About Us

What is Western Prairie RC&D?

Western Prairie Resource Conservation and Development (RC&D) Area, Inc. is a not-for-profit 501(c)(3) organization that was created to help groups and individuals in the eight northwest counties of Kansas develop and improve the social, economic, and environmental conditions in their communities.

WPRCD Areas Map

Click to view:
ByLaws (DOC)
Articles of Incorporation (PDF)

How does RC&D help?

No one knows better than local citizens what their community needs are and which are most urgent.  Through the Western Prairie RC&D, citizens gain access to a network of public and private services and financing to accomplish projects.  Help is provided by working "with" people rather than "for" people.  Development of local leadership and community pride is a key part of RC&D activities.

Local People Key to RC&D

Volunteers from each participating county comprise a governing council to plan and conduct the activities of the Western Prairie RC&D.  Council members include people from all walks of life-farmers, ranchers, teachers, local entrepreneurs, bankers, homemakers, and others.  These people volunteer their time to help make positive things happen in their communities.

Project Assistance

The Western Prairie RC&D area council considers applications for assistance from project sponsors.  Technical or financial assistance can be requested for any type of project that the sponsors cannot complete themselves.
The area council will consider providing assistance for the project based on the goals and objectives established for the RC&D area.  Once adopted, the council has the authority to seek and coordinate project assistance from sources best qualified and able to provide that assistance.  This may include technical help from a private consultant or government agency.  It may also include planning a financial package for a project that includes donations, grants, loans, or cost sharing from public and private sources.

Sponsors & Membership

The county commissions and conservation districts of Cheyenne, Decatur, Logan, Rawlins, Sheridan, Sherman, Thomas, and Wallace counties are the local sponsors of the Western Prairie RC&D area.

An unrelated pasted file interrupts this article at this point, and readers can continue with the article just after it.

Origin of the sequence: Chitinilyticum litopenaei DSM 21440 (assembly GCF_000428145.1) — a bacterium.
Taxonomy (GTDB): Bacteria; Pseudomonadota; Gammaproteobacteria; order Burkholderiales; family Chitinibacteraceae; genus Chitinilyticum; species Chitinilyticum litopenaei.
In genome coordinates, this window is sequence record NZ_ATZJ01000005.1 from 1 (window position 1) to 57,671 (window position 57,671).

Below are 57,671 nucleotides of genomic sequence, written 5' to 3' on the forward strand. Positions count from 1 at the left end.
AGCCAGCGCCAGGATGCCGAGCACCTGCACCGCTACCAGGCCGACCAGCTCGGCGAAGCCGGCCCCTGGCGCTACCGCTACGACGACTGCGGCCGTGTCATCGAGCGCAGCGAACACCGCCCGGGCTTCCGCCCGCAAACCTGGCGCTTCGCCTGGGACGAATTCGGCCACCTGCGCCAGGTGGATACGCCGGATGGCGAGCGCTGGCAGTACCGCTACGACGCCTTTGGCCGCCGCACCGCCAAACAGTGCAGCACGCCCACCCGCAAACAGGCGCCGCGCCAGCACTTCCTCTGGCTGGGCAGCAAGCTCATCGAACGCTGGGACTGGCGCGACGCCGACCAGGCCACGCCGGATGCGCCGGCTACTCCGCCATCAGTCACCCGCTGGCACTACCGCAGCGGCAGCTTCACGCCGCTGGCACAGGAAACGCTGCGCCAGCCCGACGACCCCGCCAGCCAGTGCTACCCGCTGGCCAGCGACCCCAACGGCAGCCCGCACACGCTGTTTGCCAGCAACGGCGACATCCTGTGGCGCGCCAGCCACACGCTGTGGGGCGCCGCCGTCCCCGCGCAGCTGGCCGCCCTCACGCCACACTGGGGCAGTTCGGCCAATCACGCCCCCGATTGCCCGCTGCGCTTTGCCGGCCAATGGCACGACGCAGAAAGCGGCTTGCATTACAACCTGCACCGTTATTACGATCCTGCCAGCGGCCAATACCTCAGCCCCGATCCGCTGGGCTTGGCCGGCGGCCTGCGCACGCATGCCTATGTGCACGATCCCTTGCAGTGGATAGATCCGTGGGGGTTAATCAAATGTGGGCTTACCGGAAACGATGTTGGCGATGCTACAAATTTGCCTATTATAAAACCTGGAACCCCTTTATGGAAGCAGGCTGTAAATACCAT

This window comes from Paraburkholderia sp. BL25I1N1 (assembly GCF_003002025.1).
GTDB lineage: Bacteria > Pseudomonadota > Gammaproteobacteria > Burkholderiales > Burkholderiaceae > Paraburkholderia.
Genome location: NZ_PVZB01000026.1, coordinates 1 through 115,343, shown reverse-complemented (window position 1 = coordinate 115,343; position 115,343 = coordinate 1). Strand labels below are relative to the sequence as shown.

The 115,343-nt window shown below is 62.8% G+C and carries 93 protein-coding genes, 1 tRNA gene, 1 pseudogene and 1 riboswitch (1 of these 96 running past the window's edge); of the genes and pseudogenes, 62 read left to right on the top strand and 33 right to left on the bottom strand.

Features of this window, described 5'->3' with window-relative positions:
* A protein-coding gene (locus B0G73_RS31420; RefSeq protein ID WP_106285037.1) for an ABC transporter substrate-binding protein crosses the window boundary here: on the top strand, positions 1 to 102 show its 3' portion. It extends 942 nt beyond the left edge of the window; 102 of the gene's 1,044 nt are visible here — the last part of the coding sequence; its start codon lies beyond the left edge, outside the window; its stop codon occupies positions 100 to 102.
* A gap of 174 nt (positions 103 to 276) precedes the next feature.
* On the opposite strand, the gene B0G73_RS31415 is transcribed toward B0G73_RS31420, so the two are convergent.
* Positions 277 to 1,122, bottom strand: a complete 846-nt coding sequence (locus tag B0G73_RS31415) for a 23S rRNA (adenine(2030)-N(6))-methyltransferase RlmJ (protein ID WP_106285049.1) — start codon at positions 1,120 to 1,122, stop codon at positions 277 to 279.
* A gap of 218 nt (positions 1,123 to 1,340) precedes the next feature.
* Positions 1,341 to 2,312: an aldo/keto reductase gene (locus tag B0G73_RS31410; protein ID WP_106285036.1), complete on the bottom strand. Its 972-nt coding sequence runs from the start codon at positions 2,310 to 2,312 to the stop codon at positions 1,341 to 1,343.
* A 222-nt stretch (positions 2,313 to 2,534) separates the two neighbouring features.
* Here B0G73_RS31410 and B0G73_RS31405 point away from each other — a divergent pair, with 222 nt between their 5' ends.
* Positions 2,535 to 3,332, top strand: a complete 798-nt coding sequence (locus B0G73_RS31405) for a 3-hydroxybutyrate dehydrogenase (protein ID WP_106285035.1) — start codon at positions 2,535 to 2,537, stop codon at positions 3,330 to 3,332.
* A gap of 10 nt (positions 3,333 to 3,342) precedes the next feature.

Associate membership is available to any individual, group, organization, or business that pays the required dues.  Associate members will receive a certificate of membership, an invitation to the annual meeting, and the opportunity to share in the development of a higher qualify of life in northwest Kansas.

Summing it Up

In short, the locally-governed Western Prairie RC&D Area, Inc. can help local people be more effective in meeting many kinds of needs in their communities by providing these services:
• Help groups or individuals plan or organize a project in their community, county, or between counties.
• Help to fund projects through fund-raising, grant application assistance, or direct funding.
• Help in getting answers to technical problems through in-house expertise or other services.

The Western Prairie RC&D area is rich in cultural and natural resources.  The scenic rangelands reveal remnants of historic trails such as the Butterfield Overland Dispatch to the south and the Leavenworth-Pike Peak's Trail in the northern tier of counties.  Military roads associated with Fort Wallace and also be discerned in some areas as well as remnants of cattle trails used in the late nineteenth century.
Much of the region has not been significantly altered by modern intrusions.  The "wide-open" spaces display the area's unique rock formations along the Smoky Hill drainage, the playas on the tablelands, buffalo wallows, and the rugged breaks of the Republican River.

Agriculture plays a major role in the economy of the RC&D area.  Cropland accounts for two-thirds of the land area and rangeland, one-third.  Winter wheat, corn, sorghum, sunflowers, and alfalfa are the main cash crops; cattle sheep, and hogs are the primary livestock raised.

The Ogallala aquifer, the largest water bearing formation in the United States, underlies the majority of the area and is relied on for both irrigation and domestic use.
The area also supports a sizeable population of wildlife that includes deer, pheasant, wild turkey, and antelope which allows for recreation opportunities year-round.  Ultimately though it is the people, many of whom are descendents from the first frontier settlers, or who came to visit and decided to stay, that continue to provide the rich history and ethnic traditions of the area.